Candid Comment: Thing of the Past, Future, but not Present

THE Constitution Amendment No 19, which was drafted and piloted through parliament by Patrick Chinamasa, the current Minister of Justice, has made most of the former citizens of Zimbabwe stateless persons.  Even the President of Zimbabwe is no longer a citizen of this country.


Amendment No 19 repealed the former Chapter II of the Constitution and substituted a new Chapter. 

The new Chapter II provides as follows.  In Section 4 it states that there is a common Zimbabwean citizenship (whatever that means) and that all citizens are equal (which also is nonsensical).  It then goes on to spell out the duties of every Zimbabwean citizen to observe the constitution and to respect its ideals and institutions, to respect the national flag and the national anthem, and, to the best of his or her ability, to defend Zimbabwe in time of need.

It says that every Zimbabwean citizen is entitled to the protection of the state wherever he or she may be (even though he or she might not get it).  Finally, section 4 (4) provides that Zimbabwe citizenship may be acquired by birth, decent or registration. 

The new Section 5 spells out the provisions for acquiring citizenship by birth as follows.  Everyone born in Zimbabwe is a Zimbabwean citizen by birth if, when he or she was born, either of his or her parents was a Zimbabwean citizen or either of his or her grandparents was a Zimbabwean citizen by birth or descent.  Similarly with citizenship by descent.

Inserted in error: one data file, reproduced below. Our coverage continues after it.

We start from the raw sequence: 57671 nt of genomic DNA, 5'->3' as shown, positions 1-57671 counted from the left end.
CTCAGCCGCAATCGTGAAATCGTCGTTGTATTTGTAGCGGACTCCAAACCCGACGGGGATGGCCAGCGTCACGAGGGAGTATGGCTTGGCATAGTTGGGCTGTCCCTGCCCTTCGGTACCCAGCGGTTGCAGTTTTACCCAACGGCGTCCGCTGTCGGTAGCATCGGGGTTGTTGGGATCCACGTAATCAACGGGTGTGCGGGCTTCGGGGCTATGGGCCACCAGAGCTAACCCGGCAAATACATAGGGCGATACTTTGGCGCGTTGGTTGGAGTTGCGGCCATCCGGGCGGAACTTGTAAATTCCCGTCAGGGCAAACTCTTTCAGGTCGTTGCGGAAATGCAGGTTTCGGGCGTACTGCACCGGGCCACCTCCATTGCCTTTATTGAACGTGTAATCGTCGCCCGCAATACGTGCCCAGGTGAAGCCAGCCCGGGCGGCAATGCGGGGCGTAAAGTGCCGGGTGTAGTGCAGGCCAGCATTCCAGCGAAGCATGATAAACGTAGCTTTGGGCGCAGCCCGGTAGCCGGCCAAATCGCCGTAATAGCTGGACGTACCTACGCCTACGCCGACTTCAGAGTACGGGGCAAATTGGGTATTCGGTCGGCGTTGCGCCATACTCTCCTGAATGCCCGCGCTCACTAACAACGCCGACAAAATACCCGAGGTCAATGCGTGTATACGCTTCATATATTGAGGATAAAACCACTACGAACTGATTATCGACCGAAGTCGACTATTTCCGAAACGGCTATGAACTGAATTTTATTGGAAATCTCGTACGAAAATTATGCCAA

The new Section 6 provides that anyone born outside Zimbabwe is a citizen by descent if either of his or her  parents was a Zimbabwean citizen.

To take one well-known example.  The president, who recently celebrated his 85th birthday, was born on February 18 1924.  Neither of his parents could possibly have been a Zimbabwean citizen because there were no Zimbabwean citizens at that time.  Therefore the president is no longer a citizen of Zimbabwe. 

Everyone born in this country before April 18 1980 has likewise ceased to be a Zimbabwean citizen.  The new Section 7 provides that anyone who has been voluntarily and ordinarily resident in Zimbabwe for at least 10 years may apply to become a Zimbabwean citizen by registration. Can our Citizenship Office handle three or four million applications for citizenship?  

Ordinarily, when a provision such as the new Chapter II is introduced, there is a savings clause.  Thus, when the 1979 Constitution was drafted (by a more competent draftsman, obviously) the first section of  Chapter II, which Amendment No 19 repealed, provided that a person who, immediately before April 18 1980, was or was deemed to be a citizen by birth, descent or registration shall, on and after that day, be a citizen of Zimbabwe by birth, descent or registration, as the case may be.  The new Chapter II, does not contain such a provision.

If the constitution is not changed so as to provide that persons who were Zimbabwean citizens immediately before Amendment No 19 was promulgated will retain their citizenship, there will be problems in finding candidates for the next presidential election.  

Section 28 of the constitution provides that, to be qualified for election as president, the person must be a citizen of Zimbabwe by birth or by descent and must have attained the age of 40 years. Under the current provisions of the new Chapter II persons who have attained that age can only become citizens by registration.  Under Chinamasa’s new law there will be no Zimbabwean citizens by birth or descent who are 40 years of age until 2020!

Justice Smith is a retired High Court judge.

BY GEORGE SMITH

 

Top